So here’s an exercise to get you familiar with IRB. Run the following commands, and report back on what they output:
irb #=> To start irb arr = [1, 2, 3, 4] arr.first arr.include?(7) arr.include?(2) arr.join("-") exit #=> To exit irb
Alright, so we’ve come full circle and we’re back at the Hello World programming example. It’s important to break down what’s going on here, because it’s different from .NET:
# hello_world.rb puts "Hello World!" #=> Hello World!
The very first thing to notice is that Ruby doesn’t define a Main function like .NET does. Instead Ruby starts at the top of your file and reads to the bottom. This parsing is done with a tool called Matz’s Ruby Interpreter – better known as MRI – which is a single pass parser. This is different from .NET which uses a multiple pass parser. What this means is that if we try to call a class or method that the interpreter hasn’t read yet we’ll get an error. When I made my switch from .NET to Ruby this was one of the issues I encountered regularly. When this happens you’ll be presented with an error that reads like this:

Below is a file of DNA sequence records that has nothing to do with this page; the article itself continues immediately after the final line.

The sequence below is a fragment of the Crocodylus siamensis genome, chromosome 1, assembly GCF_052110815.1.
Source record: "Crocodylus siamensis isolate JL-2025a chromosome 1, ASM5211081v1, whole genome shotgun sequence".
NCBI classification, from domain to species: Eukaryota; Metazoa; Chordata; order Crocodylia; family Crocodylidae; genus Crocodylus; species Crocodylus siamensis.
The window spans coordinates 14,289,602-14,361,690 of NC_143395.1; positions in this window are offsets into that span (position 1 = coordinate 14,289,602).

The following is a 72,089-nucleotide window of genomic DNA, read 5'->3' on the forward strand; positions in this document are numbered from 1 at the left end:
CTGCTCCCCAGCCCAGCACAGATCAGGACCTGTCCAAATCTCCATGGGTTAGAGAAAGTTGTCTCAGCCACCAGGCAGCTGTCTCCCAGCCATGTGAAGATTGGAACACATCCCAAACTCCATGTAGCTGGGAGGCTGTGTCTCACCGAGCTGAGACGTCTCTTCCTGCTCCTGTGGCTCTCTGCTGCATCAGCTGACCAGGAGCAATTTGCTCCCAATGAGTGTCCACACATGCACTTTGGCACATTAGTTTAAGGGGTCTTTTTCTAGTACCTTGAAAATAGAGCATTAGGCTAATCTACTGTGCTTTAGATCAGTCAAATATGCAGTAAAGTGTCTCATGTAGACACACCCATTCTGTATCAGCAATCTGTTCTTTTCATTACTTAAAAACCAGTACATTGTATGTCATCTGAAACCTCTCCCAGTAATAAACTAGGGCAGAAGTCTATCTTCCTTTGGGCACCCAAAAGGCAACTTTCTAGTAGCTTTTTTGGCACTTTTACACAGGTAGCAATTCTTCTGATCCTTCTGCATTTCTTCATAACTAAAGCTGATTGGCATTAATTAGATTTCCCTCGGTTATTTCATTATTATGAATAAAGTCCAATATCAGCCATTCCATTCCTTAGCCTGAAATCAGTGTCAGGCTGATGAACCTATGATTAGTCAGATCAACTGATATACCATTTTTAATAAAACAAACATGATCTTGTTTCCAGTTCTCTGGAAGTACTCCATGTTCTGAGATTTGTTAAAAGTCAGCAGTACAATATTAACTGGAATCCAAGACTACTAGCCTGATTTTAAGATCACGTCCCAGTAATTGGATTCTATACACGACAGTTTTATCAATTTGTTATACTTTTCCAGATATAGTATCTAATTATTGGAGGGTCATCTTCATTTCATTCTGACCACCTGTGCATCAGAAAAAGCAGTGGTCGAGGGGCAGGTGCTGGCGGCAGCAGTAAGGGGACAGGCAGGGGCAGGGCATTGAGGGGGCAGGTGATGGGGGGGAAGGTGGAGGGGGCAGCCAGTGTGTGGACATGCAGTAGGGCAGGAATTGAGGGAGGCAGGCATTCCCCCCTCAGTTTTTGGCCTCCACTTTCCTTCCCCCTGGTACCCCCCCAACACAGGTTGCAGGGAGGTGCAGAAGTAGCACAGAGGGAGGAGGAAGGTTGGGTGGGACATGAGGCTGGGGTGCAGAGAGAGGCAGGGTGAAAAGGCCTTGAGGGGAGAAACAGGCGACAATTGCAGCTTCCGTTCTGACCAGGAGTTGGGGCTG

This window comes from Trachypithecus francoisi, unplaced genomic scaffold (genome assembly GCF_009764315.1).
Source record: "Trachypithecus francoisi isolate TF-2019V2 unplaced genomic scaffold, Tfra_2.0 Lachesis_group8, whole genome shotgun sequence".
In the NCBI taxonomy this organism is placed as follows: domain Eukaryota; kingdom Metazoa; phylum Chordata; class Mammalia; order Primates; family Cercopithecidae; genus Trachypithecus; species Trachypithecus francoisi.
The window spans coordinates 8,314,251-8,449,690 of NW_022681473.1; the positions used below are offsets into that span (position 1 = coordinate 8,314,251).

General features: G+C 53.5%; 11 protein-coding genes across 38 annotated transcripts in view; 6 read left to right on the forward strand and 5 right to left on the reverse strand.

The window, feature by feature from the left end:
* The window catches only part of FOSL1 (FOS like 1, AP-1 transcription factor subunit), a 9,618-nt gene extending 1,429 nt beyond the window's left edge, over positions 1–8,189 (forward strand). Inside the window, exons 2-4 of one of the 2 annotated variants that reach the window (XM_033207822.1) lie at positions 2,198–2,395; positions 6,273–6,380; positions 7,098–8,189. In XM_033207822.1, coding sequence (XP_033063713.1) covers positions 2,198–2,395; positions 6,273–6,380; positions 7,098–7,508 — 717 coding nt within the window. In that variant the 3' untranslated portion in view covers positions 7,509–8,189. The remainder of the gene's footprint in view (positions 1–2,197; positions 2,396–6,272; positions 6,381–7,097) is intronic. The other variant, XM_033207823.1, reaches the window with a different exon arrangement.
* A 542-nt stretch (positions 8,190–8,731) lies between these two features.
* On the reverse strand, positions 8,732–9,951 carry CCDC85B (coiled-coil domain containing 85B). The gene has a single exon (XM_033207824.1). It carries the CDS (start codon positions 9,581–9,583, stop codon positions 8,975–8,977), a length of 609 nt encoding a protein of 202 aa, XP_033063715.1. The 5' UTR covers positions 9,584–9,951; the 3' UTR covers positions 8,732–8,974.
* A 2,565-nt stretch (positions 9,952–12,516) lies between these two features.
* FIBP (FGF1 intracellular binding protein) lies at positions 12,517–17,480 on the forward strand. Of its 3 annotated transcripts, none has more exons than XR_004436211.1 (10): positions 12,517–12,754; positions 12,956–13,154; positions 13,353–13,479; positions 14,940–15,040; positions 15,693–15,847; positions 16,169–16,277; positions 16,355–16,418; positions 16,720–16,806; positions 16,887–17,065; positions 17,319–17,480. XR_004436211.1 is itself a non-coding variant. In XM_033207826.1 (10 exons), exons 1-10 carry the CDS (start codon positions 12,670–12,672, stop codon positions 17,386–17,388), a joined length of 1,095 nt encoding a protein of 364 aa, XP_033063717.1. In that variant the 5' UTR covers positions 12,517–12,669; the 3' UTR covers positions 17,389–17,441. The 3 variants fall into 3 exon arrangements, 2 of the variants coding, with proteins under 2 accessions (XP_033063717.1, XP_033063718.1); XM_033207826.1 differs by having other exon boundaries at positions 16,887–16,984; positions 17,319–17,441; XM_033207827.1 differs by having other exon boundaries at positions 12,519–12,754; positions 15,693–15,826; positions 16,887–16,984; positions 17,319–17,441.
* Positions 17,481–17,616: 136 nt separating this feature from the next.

# This is a class error uninitialized constant Object::Foo (NameError) # This is a method error undefined method `bar' for main:Object (NoMethodError)
Moving on, in the hello world program
puts is a method used to write to console. At least that’s what the end result looks like. Behind the scenes what we’re really doing is calling
stdout. The code looks like this:
That’s a lot different from what we wrote, so let’s break it down. First a variable in Ruby that is prepended with a dollar sign refers to a global variable. In this case
$stdout refers to the standard output stream.
stdout may be something you haven’t come up against in the .NET world, so let’s explain what it is. At its core, stdout is a connection between the program being run, and the context that executed it – in our case the context is a terminal, and our program is